It’s 2 a.m. and J.P. Sanchez, alongside his wife, is heading out his door to make the four-hour drive from Las Vegas to Ely, Nevada. After a long work week, the electrical contractor is strapping on his tool belt again — but this time for a cause close to his heart.

Sanchez has spent the past month volunteering his skills to construct a new Kingdom Hall for the local congregation of Jehovah’s Witnesses to worship in together in Ely, Nevada.

“I lost count on how many trips we made,” said Sanchez. “To me, it’s something that is a big privilege.”

While the U.S. faces a worker shortage that Associated Builders and Contractors’ (ABC) Chief Economist Anirban Basu called “the most acute challenge facing the construction industry,” volunteers have kept Jehovah’s Witnesses’ building projects moving forward.

“Building places for true worship has been accomplished by volunteers since the days of Moses,” said Robert Hendriks, U.S. spokesperson for the Christian denomination best known for its door-to-door ministry. “They gave with a willing heart then and they do the same today. Tireless volunteers make these projects possible.”

When the Witnesses began a complete remodel of their Ely, Nevada, Kingdom Hall in September of 2022, the building project drew some 168 volunteers from across eight states.

Among them were Ely locals Don and Anna Cates, who began volunteering together on Witness construction projects in the mid-1980s. Over the course of two months, the Cates were at the construction site almost daily, even occasionally closing their flooring shop to meet the demands of the ongoing construction.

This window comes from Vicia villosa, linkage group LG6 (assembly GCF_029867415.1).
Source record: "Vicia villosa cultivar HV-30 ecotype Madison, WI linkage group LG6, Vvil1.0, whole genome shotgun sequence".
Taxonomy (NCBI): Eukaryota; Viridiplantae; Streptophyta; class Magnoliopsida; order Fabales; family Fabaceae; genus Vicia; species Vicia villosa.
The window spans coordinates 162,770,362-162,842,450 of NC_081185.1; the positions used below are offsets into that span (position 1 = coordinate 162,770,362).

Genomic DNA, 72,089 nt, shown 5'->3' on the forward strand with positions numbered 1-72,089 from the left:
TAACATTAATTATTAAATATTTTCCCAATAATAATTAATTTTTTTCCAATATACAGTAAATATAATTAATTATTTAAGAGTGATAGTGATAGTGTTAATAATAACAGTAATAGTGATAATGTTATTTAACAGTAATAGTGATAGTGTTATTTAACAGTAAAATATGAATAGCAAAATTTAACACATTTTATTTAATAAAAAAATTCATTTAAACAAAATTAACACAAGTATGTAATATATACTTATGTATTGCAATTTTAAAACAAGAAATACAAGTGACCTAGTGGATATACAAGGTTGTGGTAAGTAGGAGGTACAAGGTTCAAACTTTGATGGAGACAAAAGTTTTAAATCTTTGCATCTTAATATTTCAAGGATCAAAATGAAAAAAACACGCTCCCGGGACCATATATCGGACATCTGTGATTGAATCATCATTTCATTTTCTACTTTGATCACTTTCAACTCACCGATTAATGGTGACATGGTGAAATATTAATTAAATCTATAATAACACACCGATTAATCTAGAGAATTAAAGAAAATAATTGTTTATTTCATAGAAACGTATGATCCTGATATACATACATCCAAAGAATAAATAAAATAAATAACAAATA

A highlight for the Cates has been working alongside their fellow volunteers, some of whom drove 14 hours to reach the project. “They come from so far away,” Don said, “and in just a few days, you’re like family.”

Sanchez said he’s found the same to be true. Years later, he is still in touch with fellow volunteers he met during his first Witness construction projects. Sanchez shared regarding one such elderly volunteer: “He’s like my father. … We’re friends forever.”

Since construction began in September, Witness volunteers — young and old, skilled and unskilled ­— have come from the local congregation that will use the Ely facility and from as far away as Hawaii. The project was completed mid-November.

For more information about Jehovah’s Witnesses, their history, beliefs and construction activities, visit their official website,, with content available in more than 1,000 languages.


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